Days before the government sent out a note asking “senior leaders” and “government functionaries” of the Centre and states to stay away from events planned for March-end and early April by the “Tibetan leadership in India” to mark the start of 60 years in exile of the Dalai Lama, South Block had informed Beijing about India’s move, sources have told The Indian Express.
This was conveyed through diplomatic channels as a mark of goodwill that was sought to be generated in Beijing, and set the ball rolling for a reset in ties with China, now culminating in an “informal summit” between Prime Minister Narendra Modi and Chinese President Xi Jinping in Wuhan on April 27-28.
“They were told about the letter on Dalai Lama before it was sent out,” sources said, adding that a similar letter had been sent on the 50th anniversary of the Dalai Lama’s exile, but this time the relations were far more strained than the earlier occasion.
As first reported by The Indian Express, Foreign Secretary Vijay Gokhale, in a letter to Cabinet Secretary P K Sinha on February 22, underlined that this is a “very sensitive time” for bilateral relations with China.
During Gokhale’s visit to Beijing on February 23, the idea of an informal summit is learnt to have first been brought up. “There was need for a reset… and the idea was floated so that a reset is possible at the highest level,” sources said.
Since Modi was scheduled to travel to Qingdao for the Shanghai Cooperation Organisation summit on June 9-10, South Block debated the pros and cons of the move to have a meeting before that.
On March 20, Modi congratulated Xi on being re-elected President, and told him that it “demonstrates that Xi enjoys the support of the whole Chinese nation”.
During that conversation, the idea of an informal summit was discussed and finalised. April was almost decided to be the month, and a venue outside Beijing, it was thought, would give it the colour of an informal summit. Officials were then told to work out the dates and venue.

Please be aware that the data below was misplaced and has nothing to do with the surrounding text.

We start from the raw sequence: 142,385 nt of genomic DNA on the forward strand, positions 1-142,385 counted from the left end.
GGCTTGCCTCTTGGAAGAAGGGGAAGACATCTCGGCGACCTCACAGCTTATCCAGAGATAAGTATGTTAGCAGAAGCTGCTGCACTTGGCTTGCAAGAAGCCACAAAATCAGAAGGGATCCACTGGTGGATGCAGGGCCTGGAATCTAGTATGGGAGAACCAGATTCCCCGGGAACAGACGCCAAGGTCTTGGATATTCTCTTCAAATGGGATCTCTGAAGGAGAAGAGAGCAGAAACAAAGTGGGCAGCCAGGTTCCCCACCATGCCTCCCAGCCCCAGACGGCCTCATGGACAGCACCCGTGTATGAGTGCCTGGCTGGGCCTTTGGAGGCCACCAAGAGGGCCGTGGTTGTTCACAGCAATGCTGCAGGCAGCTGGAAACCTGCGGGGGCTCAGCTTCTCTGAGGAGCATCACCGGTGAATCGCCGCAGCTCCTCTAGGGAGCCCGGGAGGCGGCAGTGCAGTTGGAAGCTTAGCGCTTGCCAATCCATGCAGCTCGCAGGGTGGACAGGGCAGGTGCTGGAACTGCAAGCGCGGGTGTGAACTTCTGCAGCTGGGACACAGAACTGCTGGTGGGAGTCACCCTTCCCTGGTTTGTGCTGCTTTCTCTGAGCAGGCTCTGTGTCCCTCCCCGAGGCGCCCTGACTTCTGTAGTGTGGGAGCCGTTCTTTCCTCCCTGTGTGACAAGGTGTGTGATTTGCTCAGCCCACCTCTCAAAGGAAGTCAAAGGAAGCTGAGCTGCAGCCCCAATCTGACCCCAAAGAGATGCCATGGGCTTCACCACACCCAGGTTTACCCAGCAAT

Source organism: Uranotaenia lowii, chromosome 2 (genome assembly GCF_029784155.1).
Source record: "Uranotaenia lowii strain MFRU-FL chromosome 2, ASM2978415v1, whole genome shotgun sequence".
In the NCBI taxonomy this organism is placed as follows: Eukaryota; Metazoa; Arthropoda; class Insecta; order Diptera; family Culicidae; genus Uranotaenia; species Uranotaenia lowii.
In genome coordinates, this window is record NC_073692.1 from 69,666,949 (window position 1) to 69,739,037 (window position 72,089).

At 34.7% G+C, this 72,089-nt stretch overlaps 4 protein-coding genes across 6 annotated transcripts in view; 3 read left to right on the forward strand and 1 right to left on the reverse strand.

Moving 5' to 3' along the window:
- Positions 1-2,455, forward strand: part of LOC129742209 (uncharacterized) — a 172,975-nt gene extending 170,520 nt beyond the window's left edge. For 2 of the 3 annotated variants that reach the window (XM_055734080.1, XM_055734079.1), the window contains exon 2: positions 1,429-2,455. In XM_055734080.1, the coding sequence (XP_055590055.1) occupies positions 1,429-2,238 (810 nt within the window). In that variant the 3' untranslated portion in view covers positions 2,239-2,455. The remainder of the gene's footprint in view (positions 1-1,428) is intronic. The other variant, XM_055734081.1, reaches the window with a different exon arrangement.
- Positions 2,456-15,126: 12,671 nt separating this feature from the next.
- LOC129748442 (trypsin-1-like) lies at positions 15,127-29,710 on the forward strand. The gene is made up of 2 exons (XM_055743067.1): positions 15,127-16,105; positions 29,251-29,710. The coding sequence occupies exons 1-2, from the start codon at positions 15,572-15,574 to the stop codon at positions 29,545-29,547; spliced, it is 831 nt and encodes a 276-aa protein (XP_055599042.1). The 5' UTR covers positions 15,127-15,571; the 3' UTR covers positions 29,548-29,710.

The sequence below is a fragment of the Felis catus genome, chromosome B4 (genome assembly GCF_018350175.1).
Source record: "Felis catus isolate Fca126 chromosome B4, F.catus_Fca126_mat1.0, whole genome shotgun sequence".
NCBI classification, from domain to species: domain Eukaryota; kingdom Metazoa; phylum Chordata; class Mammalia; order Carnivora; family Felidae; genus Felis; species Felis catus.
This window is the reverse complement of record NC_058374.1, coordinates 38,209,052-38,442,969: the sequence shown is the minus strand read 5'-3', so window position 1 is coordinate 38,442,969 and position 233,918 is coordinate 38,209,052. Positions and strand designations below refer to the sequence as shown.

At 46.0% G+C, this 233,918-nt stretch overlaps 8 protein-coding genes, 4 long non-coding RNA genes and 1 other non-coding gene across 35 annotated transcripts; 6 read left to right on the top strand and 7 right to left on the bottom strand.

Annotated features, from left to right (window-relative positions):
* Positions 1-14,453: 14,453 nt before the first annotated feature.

Through the next one month, officials discussed and held meetings on the possible date and venue.
Chinese Vice Foreign Minister Kong Xuanyou came to Delhi on April 6, met counterpart Gokhale and National Security Advisor Ajit Doval. In between, there were meetings on trans-border rivers, Nuclear Suppliers Group, the border dispute among other things.
Then, on April 13, Doval held talks with Yang Jiechi, member of the Political Bureau of the CPC Central Committee and Director of Central Foreign Affairs Commission in Shanghai.
The dates and venue were set by then, and it was decided to let officials prepare for the visit. Indian officials were granted visas on April 20, and a team of Indian diplomats left for Wuhan over the weekend.
The final announcement was made after the meeting between External Affairs Minister Sushma Swaraj and Chinese State Councillor and Foreign Minister Wang Yi on April 22.
On Tuesday, a day after announcing the informal India-China summit, Swaraj met the top Chinese leadership including President Xi and Vice President Wang Qishan in Beijing.
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